Shambhala organizers aware of local impact

For the 17th year in a row, nearly 10,000 festival-goers will gather in Salmo for four full days of electronic dance music.

For the 17th year in a row, nearly 10,000 festival-goers will gather in Salmo for four full days of electronic dance music.

Mitchell Scott, communications director for the Shambhala Music Festival, says with so many people making their way to the Salmo River Ranch, from Aug. 6-11, impact on the community is definitely on the minds of organizers.

“We educate our guests as much as possible to be sensitive to the communities in and around us,” he said ahead of the festival. “We are continually working with city managers in Nelson, Trail and Salmo to see what we can do to help mitigate the impact. We are always learning from previous festivals.”

The festival, known for elaborate stages, creative costumes and dance music, has only a few hundred tickets available at press time, and Scott says the huge crowds are beneficial to the local economy.

“I think if you talk to a lot of the business owners in the communities around us, it’s like another Christmas,” he said, adding that the festival promotes tourism to the region for the rest of the year.

“We like to think that as the festival becomes a staple, it brings a lot of positive economic impact to the area. There are a lot of people who come who are professionals and are coming to stay in hotels in the area and they are coming back to visit at other times of the year as well. There is a lot of money rolling through.”

Scott says safety for festival goers and residents in and around Salmo is at the top of the list for the weekend and includes a medical staff on site 24 hours a day.

“We have as close as you can get to an emergency room set up on site to respond to anything that can come up,” he said, adding that a death at the Pemberton Music Festival earlier in July has been brought up. “The guys running our first aid program are very experienced and have been doing this for a number of years. We also have a doctor on shift for the entire festival. We deal with things from a cut on the foot to bigger stuff.”

More serious medical issues get transferred to local hospitals, including the Kootenay Boundary Regional Hospital and festival organizers recognize there is added volume to certain services. Money is being donated to the hospital and other organizations in the area including programs that foster arts and culture education.

Even after the last artist has left the stage and guests are packing up, Scott says organizers still want to ensure that everyone is leaving the festival safely.

“We want to make sure that everyone is safe and comfortable,” he said. “We do everything we can to educate them to stay safe. We don’t push them off the ground after the festival. They can take the time to rest before they drive home.”

To add to the safe environment the festival is trying to foster, a new cell phone tower has been added to allow better service coverage throughout the four days of fun.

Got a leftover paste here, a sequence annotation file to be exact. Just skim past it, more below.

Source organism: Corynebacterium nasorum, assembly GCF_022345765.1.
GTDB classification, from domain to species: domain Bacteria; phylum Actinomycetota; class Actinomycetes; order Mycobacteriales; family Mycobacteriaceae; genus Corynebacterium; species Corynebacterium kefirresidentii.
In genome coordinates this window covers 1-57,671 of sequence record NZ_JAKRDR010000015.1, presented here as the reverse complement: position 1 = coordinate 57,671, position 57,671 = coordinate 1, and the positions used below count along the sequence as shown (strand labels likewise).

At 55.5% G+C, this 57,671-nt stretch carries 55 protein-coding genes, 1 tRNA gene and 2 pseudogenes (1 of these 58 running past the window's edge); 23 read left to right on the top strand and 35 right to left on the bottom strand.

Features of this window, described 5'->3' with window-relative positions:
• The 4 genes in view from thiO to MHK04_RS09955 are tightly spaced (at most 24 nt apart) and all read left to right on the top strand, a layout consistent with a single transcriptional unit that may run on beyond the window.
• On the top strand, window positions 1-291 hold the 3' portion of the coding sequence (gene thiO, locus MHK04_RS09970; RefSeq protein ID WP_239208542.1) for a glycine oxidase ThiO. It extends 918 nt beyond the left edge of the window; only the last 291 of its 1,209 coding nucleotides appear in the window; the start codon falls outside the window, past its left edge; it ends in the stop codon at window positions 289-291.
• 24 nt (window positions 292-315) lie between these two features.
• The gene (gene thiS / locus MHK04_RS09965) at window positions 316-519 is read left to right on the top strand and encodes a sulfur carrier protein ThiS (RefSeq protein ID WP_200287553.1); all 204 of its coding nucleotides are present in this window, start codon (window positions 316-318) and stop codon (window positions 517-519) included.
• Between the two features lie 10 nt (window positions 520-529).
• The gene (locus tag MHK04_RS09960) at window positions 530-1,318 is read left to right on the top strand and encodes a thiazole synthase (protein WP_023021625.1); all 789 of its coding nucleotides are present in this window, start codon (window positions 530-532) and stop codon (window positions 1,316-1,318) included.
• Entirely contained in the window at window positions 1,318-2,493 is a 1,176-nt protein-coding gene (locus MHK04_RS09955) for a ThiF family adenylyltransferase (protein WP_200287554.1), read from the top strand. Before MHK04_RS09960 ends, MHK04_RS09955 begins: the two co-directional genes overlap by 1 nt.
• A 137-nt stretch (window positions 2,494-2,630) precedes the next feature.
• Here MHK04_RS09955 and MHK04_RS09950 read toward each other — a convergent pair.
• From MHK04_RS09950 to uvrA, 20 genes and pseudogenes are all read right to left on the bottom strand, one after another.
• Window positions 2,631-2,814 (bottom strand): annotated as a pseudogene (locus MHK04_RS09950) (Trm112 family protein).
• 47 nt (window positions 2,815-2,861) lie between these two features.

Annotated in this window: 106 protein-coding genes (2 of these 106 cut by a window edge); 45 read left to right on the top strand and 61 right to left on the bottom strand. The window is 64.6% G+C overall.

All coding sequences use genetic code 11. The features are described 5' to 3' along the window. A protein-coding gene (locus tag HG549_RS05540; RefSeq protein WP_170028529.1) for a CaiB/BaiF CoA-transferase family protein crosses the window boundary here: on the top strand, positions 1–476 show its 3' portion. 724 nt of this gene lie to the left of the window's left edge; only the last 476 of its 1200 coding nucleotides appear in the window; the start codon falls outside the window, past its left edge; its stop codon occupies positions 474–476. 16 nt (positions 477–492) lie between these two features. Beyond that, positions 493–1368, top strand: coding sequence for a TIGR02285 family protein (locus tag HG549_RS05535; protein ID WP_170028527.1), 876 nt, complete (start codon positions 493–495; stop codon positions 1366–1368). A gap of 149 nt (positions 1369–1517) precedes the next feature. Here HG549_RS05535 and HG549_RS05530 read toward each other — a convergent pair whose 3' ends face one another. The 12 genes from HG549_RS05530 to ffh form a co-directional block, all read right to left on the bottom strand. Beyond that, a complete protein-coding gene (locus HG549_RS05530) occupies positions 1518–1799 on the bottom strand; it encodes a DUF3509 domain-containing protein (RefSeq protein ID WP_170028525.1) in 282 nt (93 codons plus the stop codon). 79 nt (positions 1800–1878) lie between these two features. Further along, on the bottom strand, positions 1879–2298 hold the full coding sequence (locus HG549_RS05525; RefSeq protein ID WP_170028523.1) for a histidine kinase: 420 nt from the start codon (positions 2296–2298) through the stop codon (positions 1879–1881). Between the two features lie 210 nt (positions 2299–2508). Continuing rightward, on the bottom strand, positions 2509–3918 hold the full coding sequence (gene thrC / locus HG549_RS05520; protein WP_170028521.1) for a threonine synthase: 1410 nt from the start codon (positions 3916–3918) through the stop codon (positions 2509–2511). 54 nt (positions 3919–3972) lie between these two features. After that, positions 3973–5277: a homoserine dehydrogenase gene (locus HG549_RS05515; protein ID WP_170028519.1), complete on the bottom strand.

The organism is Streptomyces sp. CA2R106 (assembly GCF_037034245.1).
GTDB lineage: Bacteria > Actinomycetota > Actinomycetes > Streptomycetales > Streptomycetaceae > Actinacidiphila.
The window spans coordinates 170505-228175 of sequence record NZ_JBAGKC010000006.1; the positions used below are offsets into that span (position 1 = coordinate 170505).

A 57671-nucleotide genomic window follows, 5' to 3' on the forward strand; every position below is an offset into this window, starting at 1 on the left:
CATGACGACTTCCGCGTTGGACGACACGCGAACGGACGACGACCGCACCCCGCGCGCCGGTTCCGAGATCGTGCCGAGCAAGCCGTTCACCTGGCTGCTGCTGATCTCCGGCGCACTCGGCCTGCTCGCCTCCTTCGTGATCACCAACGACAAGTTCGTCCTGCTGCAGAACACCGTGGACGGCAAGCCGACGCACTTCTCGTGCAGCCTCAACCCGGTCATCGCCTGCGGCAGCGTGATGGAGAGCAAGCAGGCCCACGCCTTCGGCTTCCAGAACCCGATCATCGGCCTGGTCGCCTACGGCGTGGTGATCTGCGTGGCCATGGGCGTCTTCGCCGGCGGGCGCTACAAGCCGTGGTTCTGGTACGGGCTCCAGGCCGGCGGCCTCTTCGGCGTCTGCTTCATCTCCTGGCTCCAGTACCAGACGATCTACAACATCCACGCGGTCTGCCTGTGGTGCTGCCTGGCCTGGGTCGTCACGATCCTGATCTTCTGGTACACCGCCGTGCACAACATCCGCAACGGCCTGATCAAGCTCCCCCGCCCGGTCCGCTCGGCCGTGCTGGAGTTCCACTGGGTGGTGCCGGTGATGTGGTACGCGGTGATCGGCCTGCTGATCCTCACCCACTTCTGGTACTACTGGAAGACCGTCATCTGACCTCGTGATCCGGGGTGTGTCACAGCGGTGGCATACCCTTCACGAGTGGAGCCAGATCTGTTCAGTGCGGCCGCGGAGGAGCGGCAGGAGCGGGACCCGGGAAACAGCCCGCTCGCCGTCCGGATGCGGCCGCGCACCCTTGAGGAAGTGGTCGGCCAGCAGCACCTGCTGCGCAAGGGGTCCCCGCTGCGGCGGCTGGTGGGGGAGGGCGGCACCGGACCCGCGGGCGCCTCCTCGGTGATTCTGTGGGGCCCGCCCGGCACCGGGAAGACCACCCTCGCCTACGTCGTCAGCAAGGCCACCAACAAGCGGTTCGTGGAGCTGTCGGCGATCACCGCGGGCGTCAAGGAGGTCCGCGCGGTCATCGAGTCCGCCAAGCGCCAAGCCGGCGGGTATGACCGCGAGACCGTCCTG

“We’re just looking for a great and incident-free time for everyone,” said Scott.

Just Posted

Feeling the heat

What you see: If you have a recent photo to share email editor@trailtimes.ca

Air time at Trail Sk8 Park

The Trail Sk8Park is located near the Gyro Park boat launch

B.C. MP’s climate-change alarmism challenged

Letter to the Editor from Thorpe Watson, PhD, Warfield

$900,000 grant paves way for affordable housing in Trail

Lower Columbia Affordable Housing Society receives funding by BC Housing for new build in Trail

Trail police release image of liquor store robber

The video surveillance image shows the robber aiming a black gun at the store’s clerk

People flocking to Vancouver Island city to see hundreds of sea lions

Each year the combination of Steller and California sea lions take over Cowichan Bay

Many child killers have been placed in Indigenous healing lodges according to stats

As of mid-September, there were 11 offenders in healing lodges who had been convicted of first- or second-degree murder of a minor

Sex-misconduct survey excludes vulnerable military members: Survivors’ group

But It’s Just 700 says recent research has shown young military members and those on training are among those most at risk for sexual violence

Threat of extremism posed by proportional representation overstated: academics

As B.C. voters decide on electoral reform, the Vote No side is cautioning that the system would allow extremists to be elected

What now for Calgary, Canada and Olympic Games after 2026 rejection?

Calgary, along with the 2010 Winter Games in Vancouver and Whistler, B.C., made Canada a player in the international sport community

Expect no quick end to Canada-wide cannabis shortages, producers warn

Provinces including British Columbia, Alberta have all reported varying degrees of shortages

Want to buy your first home? Move to Kamloops or Prince George

Kamloops, Prince George, Campbell River and Langford are the only other markets in the study without gaps between required and actual income in owning a home.

Seniors in care homes may not get referendum ballots in the mail: Seniors Advocate

Voters list was established in May 2017, so if they moved into a care home since then….

Feds give $2 million for anti-extremism programs in B.C.

Public Safety Minister Mike Farnworth said supporting efforts locally is key to prevention

Most Read